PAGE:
Guidelines for “healthy eating” come and go. At one time we were advised to avoid fat, now it is said that certain fats are extremely valuable. There are conflicting views about whether such foods as meat, dairy and legumes are good to eat. But one thing on which most of today’s experts do agree is that sugar is extremely bad for the health, and contributes to diverse forms of chronic disease.

Many authorities are now telling us to give up refined sugar completely, although a moderate intake of naturally occurring sugars such as fructose in fruit is okay. I don’t presume to question their advice, which is based on good evidence from large population studies. But there are always individual exceptions to general rules – consider for example the case of my friend Jenks.

Jenks is about to celebrate his 104th birthday. A widower, he lives alone and independently in his own house in England. Every year he flies, on his own, to New Zealand to visit his daughter. He cannot walk very well, but otherwise he is in good physical health and is not overweight. His mental faculties are intact and he uses the internet to keep in touch with the outside world. He has a calm and cheerful temperament.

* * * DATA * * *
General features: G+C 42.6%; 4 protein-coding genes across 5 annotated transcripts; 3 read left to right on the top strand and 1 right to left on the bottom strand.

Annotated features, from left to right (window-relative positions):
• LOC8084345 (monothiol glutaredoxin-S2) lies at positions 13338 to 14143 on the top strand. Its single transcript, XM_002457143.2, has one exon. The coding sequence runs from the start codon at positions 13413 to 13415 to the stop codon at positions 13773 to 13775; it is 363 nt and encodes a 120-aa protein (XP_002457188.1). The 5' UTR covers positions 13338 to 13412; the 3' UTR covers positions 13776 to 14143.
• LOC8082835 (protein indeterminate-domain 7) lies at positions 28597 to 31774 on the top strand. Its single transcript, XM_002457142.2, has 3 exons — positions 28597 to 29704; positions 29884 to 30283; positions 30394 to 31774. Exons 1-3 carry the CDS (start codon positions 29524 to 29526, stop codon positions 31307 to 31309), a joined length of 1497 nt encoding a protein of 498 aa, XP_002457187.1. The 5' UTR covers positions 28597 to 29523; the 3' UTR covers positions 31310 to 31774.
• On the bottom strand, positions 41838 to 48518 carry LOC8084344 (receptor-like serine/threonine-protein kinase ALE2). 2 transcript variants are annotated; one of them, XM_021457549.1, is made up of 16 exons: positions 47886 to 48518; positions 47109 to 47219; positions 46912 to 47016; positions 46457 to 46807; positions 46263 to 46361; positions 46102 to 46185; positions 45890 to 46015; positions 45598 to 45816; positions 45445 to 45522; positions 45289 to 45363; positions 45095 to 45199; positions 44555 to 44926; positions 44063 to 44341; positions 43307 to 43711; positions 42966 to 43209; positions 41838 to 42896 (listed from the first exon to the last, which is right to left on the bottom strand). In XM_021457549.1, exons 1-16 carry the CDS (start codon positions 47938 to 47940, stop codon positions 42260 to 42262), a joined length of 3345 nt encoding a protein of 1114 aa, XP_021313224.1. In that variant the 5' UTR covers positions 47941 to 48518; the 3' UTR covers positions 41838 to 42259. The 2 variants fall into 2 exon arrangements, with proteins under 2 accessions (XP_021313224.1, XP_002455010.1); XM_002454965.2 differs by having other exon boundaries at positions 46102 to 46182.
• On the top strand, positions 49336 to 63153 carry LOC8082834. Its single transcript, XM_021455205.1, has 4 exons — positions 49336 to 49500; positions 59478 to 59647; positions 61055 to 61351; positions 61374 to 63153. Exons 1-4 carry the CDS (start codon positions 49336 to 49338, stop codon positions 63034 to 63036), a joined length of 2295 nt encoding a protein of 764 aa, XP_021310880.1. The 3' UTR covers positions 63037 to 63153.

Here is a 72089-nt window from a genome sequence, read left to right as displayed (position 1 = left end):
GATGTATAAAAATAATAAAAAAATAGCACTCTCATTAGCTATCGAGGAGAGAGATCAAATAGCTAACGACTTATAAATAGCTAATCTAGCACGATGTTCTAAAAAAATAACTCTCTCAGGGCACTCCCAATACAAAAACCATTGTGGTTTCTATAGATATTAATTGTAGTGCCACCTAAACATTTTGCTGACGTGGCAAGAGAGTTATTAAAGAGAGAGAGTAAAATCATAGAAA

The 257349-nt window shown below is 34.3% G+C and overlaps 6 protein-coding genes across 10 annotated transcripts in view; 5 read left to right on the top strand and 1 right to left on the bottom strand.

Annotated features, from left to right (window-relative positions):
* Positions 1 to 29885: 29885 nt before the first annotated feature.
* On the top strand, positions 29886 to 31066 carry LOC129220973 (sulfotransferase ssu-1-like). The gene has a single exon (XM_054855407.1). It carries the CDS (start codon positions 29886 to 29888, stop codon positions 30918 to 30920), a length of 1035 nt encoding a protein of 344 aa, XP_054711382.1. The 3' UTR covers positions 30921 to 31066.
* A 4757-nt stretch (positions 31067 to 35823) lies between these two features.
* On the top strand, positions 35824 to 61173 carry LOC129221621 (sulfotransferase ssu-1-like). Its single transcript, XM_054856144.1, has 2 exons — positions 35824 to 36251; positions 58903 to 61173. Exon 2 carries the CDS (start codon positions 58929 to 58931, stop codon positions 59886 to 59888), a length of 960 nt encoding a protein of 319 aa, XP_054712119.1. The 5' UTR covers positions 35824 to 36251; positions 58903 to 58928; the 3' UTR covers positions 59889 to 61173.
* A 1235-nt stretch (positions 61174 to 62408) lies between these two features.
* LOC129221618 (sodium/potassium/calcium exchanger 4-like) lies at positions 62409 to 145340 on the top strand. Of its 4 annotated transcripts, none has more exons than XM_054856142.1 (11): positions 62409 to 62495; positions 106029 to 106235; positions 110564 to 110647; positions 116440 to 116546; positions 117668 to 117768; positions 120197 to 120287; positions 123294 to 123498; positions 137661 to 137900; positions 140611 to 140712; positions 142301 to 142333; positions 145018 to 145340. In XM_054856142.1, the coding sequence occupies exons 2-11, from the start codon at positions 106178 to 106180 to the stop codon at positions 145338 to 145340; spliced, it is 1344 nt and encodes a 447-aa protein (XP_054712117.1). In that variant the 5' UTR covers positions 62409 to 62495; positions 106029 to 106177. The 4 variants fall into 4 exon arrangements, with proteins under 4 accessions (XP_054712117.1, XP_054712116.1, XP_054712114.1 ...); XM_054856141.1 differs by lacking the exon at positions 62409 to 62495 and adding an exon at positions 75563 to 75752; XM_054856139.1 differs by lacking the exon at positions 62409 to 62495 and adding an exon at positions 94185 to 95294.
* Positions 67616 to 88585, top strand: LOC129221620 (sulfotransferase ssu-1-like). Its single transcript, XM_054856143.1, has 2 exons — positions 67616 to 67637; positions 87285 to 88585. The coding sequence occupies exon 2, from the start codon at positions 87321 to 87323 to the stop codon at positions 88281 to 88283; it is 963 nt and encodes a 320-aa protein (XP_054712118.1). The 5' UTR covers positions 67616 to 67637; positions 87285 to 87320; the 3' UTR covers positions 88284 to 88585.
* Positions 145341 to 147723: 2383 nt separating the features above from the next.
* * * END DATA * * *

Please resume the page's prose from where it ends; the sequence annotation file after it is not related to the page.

Jenks has a hearty appetite and has loved sweet foods all his life. In England, besides the main meal of the “meat and two veg” variety which is delivered to his home each day, he eats plenty of processed cereals, biscuits and cakes, fruit juice, fruit tinned in syrup, milk chocolate, cakes and sweets. He takes sugar in coffee and tea. He also enjoys cheese and wine.

His daughter has been keeping a record of his diet while he is staying with her in New Zealand, and here is a typical day’s entry:

Breakfast: Apple juice, Muesli type cereal with milk, Toast and jam, Coffee with 1 sugar, Nectarine

 Mid-morning: Coffee with 1 sugar, 2 sweet biscuits

 Lunch: Bread, crackers & cheese

 Afternoon: Tea with 1 sugar, Cake, Biscuit

 Dinner: Fish & chips, Passion fruit, Chocolate, 2 glasses wine.

In between meals he will have eaten nibbles of sweets, dried fruits and nuts. He has a secret stash and tucks in on demand. 

Most people who ate like this every day without taking any exercise might be expected to become obese and diabetic and die from heart disease long before the age of 104. But not Jenks. Perhaps, as my late mother-in-law was fond of saying, “It’s all in the genes”.

On turning 70